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Monday, September 27, 2010

My network is disconnected.

The job hunting landscape has changed if you hadn't noticed. Gone are the days of looking through the Wanted section in the local paper. Even looking for Help Wanted signs probably isn't going to do you much good. Of course, you can walk up to the receptionist at the big corporation where you want to work but your resume will likely end up in a pile with a thousand or so others.

The key these days is networking. Leveraging who you know to find what you need. It is depending on people you might not normally depend on to help you do something you really don't want to do. Fun huh?

While helping some friends recently it occurred to me that the idea of networking could, and probably should, be applied to polyamory as well.

When relationship problems appear it is often easy to overlook them as temporary, stress induced, or caused by other outside influences. The idea that in time things will return to normal can be a dangerous trap leading us to not realize how serious a problem is until it is too late. Other times when we do realize there is a problem we try to solve it on our own, almost as if we are ashamed for others to know of our relationship issues. Funny how most of us are happy to complain to anyone and everyone who will listen once the relationship has ended though isn't it?

I propose that dealing with relationship problems is much like job hunting these days. Instead of sitting behind a computer or TV screen we need to get ourselves and our problems out in the open. Lean on your network of friends for advice, understanding, or simply for distraction.

If your SO is going out on dates while you sit home alone thinking about how lonely you are, call some friends. Go see a movie or just get together to talk. Grab lunch or a drink. Do something with your friends to take your mind off being home alone.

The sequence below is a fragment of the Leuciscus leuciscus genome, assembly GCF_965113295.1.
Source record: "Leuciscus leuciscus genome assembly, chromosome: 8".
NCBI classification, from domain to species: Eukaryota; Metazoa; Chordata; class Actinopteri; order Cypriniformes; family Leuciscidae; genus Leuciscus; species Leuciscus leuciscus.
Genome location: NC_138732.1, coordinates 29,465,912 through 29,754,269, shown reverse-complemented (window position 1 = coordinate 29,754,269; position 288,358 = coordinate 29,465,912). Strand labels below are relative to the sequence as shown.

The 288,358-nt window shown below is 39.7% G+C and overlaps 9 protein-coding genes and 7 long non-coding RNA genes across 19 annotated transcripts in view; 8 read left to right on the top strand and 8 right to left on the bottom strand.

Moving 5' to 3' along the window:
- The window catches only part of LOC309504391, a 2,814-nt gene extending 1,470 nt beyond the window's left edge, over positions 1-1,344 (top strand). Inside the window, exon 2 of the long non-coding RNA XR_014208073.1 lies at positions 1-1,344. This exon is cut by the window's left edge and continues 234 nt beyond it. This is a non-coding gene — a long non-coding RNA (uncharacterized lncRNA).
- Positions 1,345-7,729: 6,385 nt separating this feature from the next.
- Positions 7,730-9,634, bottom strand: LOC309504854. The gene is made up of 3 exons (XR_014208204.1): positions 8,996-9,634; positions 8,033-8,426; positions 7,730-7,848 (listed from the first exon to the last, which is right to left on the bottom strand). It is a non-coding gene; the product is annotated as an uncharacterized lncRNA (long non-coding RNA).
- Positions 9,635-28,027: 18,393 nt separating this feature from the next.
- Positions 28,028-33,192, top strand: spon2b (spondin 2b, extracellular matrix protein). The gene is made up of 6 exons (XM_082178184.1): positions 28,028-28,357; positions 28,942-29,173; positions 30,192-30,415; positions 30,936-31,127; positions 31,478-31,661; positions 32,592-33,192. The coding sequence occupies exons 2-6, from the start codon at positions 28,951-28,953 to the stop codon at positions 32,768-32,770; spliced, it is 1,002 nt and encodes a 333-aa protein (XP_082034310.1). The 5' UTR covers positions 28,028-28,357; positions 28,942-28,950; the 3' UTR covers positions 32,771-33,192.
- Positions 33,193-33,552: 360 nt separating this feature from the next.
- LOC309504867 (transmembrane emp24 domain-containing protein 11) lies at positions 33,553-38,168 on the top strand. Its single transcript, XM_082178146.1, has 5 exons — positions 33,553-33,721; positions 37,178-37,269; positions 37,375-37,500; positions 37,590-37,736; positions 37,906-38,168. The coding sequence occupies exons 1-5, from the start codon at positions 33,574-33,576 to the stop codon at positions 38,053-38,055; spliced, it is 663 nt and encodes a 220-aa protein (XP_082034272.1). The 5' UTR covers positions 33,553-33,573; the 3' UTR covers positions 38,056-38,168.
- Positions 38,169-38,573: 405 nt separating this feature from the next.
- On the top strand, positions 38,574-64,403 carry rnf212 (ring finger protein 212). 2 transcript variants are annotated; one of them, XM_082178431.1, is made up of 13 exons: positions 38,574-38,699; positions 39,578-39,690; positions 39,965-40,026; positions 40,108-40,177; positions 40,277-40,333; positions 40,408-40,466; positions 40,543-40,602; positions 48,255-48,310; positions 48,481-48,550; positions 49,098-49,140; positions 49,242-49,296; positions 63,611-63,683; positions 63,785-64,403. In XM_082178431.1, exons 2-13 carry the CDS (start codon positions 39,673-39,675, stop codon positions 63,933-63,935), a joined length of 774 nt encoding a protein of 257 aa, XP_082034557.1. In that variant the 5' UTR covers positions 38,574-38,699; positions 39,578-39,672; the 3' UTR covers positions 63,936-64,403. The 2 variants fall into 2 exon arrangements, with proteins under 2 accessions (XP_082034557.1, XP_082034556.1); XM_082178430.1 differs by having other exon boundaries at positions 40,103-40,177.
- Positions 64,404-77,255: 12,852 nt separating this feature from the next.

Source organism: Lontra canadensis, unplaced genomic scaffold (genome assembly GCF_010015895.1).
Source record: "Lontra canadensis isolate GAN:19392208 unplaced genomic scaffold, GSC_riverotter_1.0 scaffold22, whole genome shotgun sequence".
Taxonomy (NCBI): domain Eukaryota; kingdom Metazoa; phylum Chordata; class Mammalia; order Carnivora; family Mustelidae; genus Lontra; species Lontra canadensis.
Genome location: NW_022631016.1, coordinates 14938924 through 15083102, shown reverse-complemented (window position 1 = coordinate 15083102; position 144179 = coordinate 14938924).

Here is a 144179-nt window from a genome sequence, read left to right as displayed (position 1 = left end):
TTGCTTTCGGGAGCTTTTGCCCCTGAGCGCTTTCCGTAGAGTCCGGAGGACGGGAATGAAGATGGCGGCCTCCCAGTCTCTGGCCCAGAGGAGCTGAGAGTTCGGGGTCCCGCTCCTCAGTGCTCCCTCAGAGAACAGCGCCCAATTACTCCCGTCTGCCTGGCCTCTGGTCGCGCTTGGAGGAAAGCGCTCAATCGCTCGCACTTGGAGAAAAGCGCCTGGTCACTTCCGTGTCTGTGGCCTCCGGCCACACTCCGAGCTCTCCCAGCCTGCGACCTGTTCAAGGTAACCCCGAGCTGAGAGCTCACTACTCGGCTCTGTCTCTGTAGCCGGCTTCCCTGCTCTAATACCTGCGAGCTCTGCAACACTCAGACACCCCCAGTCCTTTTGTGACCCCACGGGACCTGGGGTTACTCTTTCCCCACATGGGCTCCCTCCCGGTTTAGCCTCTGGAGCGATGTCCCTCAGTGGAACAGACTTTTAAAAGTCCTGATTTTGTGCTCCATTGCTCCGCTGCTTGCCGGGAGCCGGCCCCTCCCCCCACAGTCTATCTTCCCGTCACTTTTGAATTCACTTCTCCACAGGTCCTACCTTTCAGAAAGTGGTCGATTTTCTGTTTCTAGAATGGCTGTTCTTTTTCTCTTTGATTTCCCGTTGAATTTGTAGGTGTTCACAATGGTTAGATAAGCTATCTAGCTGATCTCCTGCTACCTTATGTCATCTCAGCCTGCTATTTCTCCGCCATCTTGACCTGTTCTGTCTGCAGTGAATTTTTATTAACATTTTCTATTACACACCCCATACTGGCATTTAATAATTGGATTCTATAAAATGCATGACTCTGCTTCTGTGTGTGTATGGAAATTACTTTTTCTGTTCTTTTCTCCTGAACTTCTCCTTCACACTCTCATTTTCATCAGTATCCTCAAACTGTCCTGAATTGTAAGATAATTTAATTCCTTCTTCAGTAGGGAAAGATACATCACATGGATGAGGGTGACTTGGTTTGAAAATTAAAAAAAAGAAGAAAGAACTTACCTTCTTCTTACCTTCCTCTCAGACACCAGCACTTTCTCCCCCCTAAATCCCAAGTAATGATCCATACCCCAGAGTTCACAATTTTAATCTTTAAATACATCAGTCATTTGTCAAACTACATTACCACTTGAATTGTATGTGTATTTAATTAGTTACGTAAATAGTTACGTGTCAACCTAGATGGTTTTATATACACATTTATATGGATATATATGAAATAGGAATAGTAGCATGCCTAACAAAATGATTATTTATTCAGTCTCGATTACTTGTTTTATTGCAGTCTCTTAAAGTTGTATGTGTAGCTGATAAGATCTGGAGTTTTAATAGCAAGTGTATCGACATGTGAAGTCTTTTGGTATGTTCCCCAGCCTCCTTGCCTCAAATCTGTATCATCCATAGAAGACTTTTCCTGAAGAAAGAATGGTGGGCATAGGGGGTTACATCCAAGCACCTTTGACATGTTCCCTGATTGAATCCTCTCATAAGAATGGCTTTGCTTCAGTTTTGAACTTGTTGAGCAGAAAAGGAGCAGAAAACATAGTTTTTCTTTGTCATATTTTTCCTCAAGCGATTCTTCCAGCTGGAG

If you are having problems with your SO and can't seem to find common ground find a friend to talk with. Sometimes other people can provide a fresh set of eyes on a problem or provide a different perspective. If I do this I caution whomever I'm confiding in that I don't want them taking sides, they are only getting my side of the story, and I may not agree with or follow their advice. I truly want their best, most unbiased thoughts.

And your network doesn't just include your friends. With Polyamory you have a community and lifestyle that is small enough and new enough a lot of people are looking for advice. Remember there are message boards and forums around where there are many folks happy to give advice. You can be as anonymous as you like. Of course you will get some ridiculous advice from trolls but that is the beauty of the online world; you can ignore whomever you want. Being open to advice and new ideas doesn't mean you have to be naïve, use your judgement.

Being unemployed and job hunting is considered by many to be a time of crisis in a persons life. I think relationship problems can also be a time of crisis for a lot of people. There are phases of acceptance, depression, and inactivity with both so it seems to me the advice of leaning on your network is also good for both.

Try your poly network, however you see it configured, the next time you feel like you are alone with a relationship problem. You just might be surprised by what you find.

How do you deal with relationship issues when you feel you are at a loss? Do you close down and try to solve them yourself? Do you rely on a particular confidant for help? Have you tried using your poly network to help? If so, did you find help in your poly network?

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